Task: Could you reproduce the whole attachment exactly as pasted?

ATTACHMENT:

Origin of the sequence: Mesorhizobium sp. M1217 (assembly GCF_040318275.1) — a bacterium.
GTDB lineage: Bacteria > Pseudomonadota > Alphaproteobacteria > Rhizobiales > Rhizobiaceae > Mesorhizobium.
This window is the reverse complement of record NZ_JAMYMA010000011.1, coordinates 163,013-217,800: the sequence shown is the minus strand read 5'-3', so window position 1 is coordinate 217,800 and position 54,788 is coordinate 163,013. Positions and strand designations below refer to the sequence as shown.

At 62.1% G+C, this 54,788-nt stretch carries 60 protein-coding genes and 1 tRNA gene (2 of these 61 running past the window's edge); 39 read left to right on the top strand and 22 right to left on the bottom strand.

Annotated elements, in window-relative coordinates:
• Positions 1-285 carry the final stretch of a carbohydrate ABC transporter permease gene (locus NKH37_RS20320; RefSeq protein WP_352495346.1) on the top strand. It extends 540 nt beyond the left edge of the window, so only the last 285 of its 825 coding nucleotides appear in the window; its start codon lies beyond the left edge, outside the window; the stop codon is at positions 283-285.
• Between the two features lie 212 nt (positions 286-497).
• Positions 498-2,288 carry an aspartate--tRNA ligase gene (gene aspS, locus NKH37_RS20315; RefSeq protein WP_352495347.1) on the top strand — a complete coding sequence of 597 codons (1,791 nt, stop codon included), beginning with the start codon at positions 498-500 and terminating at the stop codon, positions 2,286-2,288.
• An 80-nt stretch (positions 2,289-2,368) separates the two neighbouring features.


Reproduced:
Origin of the sequence: Mesorhizobium sp. M1217 (assembly GCF_040318275.1) — a bacterium.
GTDB lineage: Bacteria > Pseudomonadota > Alphaproteobacteria > Rhizobiales > Rhizobiaceae > Mesorhizobium.
This window is the reverse complement of record NZ_JAMYMA010000011.1, coordinates 163,013-217,800: the sequence shown is the minus strand read 5'-3', so window position 1 is coordinate 217,800 and position 54,788 is coordinate 163,013. Positions and strand designations below refer to the sequence as shown.

At 62.1% G+C, this 54,788-nt stretch carries 60 protein-coding genes and 1 tRNA gene (2 of these 61 running past the window's edge); 39 read left to right on the top strand and 22 right to left on the bottom strand.

Annotated elements, in window-relative coordinates:
• Positions 1-285 carry the final stretch of a carbohydrate ABC transporter permease gene (locus NKH37_RS20320; RefSeq protein WP_352495346.1) on the top strand. It extends 540 nt beyond the left edge of the window, so only the last 285 of its 825 coding nucleotides appear in the window; its start codon lies beyond the left edge, outside the window; the stop codon is at positions 283-285.
• Between the two features lie 212 nt (positions 286-497).
• Positions 498-2,288 carry an aspartate--tRNA ligase gene (gene aspS, locus NKH37_RS20315; RefSeq protein WP_352495347.1) on the top strand — a complete coding sequence of 597 codons (1,791 nt, stop codon included), beginning with the start codon at positions 498-500 and terminating at the stop codon, positions 2,286-2,288.
• An 80-nt stretch (positions 2,289-2,368) separates the two neighbouring features.